The Shubert Theatre had its genesis in the New Theatre, an “art” playhouse located on Central Park West that was devoted to serious repertory drama. Although the project was a critical and commercial flop, the New Theatre Group, which included Lee Shubert, leased a plot of land between 44th and 45th street to construct a new venue. The plan was abandoned, but Lee Shubert and Winthrop Ames, a former New Theatre partner, acquired a lease for the site, and built two adjoining playhouses there. Lee and J.J. operated the larger of the two auditoriums, which they named the Sam S. Shubert Memorial Theatre to commemorate their brother, who had died in May 1905. Ames managed the smaller Booth Theatre.
The Shubert and Booth theatres utilized an unusual design scheme, sharing an architecturally unified exterior (in the style of the “Venetian Renaissance”), but completely distinct interiors. The sgraffito (plaster frescoes created by etching plaster while it is still wet) that decorates the exterior was architect Henry B. Herts’s unusual decorative solution to a statute in the city’s building code dictating that no part of the edifice project beyond the building line. Another distinctive feature is the private roadway connecting 44th and 45th Streets, which runs between the two new theatres and the rear of the adjacent building--formerly the Astor Hotel, now the Minskoff. This thoroughfare, which came to be called Shubert Alley, allowed each theatre to occupy a corner lot. The Shubert's elegant interior is marked by elaborate plasterwork, and a series of theatrically-themed painted panels that adorn the boxes, the area above the proscenium arch, and the ceiling. Lee chose to build an office/apartment above the theatre, which is now the location of the Shubert Organization’s executive offices.
Spotlight on Broadway: Shubert Theatre from Spotlight on Broadway on Vimeo.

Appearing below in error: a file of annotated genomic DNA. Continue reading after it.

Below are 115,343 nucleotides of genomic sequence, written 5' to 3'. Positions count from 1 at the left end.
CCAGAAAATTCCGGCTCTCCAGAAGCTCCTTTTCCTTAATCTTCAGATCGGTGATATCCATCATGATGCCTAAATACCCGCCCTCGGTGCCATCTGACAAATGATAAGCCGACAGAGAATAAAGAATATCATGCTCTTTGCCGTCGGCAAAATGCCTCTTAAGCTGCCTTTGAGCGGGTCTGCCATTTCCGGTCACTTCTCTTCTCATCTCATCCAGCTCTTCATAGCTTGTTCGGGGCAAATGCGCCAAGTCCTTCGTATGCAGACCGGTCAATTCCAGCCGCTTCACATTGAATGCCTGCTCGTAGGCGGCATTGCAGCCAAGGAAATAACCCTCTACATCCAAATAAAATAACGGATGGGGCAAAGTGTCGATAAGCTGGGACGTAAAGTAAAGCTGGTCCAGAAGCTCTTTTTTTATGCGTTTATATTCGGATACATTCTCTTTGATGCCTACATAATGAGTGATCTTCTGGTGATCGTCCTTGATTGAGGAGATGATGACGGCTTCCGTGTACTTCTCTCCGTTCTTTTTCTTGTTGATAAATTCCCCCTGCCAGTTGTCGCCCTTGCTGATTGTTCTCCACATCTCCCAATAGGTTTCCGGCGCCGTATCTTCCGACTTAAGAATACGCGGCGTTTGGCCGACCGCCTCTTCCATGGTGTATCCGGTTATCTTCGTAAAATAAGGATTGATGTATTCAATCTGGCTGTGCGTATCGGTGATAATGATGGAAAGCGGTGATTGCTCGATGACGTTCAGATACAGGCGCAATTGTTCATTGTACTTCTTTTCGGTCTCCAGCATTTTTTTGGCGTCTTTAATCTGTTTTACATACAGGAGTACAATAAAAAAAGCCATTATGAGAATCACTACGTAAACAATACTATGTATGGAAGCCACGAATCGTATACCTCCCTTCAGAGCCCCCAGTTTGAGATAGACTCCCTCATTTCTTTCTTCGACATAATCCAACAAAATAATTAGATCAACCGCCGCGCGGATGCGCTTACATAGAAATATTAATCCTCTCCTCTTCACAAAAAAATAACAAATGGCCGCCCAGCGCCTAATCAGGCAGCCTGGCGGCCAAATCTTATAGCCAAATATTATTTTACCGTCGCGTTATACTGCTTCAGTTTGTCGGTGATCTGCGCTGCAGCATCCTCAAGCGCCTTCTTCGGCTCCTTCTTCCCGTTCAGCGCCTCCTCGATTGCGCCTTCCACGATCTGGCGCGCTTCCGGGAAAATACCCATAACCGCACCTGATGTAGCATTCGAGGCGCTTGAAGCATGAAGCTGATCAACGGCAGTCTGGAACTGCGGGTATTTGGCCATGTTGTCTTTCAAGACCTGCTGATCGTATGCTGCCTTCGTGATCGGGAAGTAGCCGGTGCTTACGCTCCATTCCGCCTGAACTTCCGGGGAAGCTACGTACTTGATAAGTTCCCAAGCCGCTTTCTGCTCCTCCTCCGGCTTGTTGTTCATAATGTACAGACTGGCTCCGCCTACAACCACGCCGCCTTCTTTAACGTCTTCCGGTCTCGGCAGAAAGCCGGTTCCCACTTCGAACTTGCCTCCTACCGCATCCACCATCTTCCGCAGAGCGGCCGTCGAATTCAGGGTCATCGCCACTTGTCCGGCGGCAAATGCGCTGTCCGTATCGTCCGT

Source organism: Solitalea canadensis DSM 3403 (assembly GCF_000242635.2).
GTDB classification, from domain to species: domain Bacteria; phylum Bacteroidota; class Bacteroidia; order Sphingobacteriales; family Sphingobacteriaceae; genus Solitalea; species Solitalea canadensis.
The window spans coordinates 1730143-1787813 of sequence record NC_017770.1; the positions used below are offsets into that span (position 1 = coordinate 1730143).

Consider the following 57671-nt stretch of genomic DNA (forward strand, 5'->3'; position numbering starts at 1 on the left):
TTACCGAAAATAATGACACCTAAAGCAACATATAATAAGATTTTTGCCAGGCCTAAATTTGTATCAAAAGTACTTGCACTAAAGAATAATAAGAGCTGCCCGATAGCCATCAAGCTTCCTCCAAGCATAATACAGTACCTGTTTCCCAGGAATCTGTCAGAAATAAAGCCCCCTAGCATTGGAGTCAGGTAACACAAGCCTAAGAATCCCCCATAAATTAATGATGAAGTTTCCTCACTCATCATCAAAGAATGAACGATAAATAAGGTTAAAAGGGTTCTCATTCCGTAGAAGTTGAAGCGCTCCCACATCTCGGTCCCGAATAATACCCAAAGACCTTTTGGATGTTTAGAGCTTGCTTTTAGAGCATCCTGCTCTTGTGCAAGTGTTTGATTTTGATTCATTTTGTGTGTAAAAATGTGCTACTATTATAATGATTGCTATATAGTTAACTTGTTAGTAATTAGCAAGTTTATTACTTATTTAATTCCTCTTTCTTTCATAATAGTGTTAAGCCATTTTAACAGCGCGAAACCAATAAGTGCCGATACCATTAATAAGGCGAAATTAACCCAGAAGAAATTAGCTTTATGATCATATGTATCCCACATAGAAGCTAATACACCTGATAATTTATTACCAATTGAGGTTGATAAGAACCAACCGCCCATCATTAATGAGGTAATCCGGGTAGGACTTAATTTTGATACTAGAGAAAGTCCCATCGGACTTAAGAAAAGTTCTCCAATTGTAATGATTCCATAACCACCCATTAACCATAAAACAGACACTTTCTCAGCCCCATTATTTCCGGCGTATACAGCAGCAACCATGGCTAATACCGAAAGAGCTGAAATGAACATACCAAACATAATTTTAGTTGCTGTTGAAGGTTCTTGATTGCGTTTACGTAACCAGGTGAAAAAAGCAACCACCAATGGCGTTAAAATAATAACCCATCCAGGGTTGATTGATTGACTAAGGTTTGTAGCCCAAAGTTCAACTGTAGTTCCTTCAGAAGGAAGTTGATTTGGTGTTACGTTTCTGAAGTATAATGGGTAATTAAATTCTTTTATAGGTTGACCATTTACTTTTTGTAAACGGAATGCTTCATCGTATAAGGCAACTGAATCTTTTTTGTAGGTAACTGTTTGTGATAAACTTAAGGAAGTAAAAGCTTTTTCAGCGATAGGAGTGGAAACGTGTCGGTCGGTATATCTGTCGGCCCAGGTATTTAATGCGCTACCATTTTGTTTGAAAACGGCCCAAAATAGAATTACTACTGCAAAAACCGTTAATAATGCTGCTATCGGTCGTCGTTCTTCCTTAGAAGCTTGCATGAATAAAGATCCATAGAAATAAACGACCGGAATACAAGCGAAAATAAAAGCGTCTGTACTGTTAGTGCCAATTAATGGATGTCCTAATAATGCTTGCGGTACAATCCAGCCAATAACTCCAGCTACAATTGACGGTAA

Details on the Shubert Theatre's Accessibility
Theatre is not completely wheelchair accessible. There are no steps into the theatre from the sidewalk. Please be advised that where there are steps either into or within the theatre, we are unable to provide assistance.
Accessibility by Seating Section
Orchestra Location: Seating is accessible to all parts of the Orchestra without steps. There are no steps to the designated wheelchair seating location.
Mezzanine Location: Located on the 2nd level, up 2 flights of stairs (34 steps). Please Note: On the Mezzanine or Balcony level, there are approximately 2 steps per row. Entrance to Mezzanine is behind row K.
Balcony Location: Located on the 3rd level, up 3 flights of stairs (56 steps) from the Orchestra. Please Note: On the Mezzanine or Balcony level, there are approximately 2 steps per row. Entrance to Balcony is behind row J.
Handrails: Available at the end of every stepped seat row in the Mezzanine and Balcony.
Located in the ticket lobby. Accessible at 54".
Not wheelchair accessible. Located down 1 flight of stairs (20 steps). Restrooms are also located on the Mezzanine & Balcony Levels. Wheelchair accessible restrooms are located at Sardi's Restaurant (4th floor, accessible via elevator) directly across the street.
Located in the ticket lobby.
The use of cameras, recording devices, cell phones, beepers, and other electronic devices during the performance is prohibited. Everyone attending a performance must have a ticket. Latecomers will be seated at the discretion of management. Wheelchair and mobility-impaired seating is intended for patrons with mobility disabilities. Children under the age of four years will not be admitted. No outside food or beverage permitted. No weapons permitted on the premises.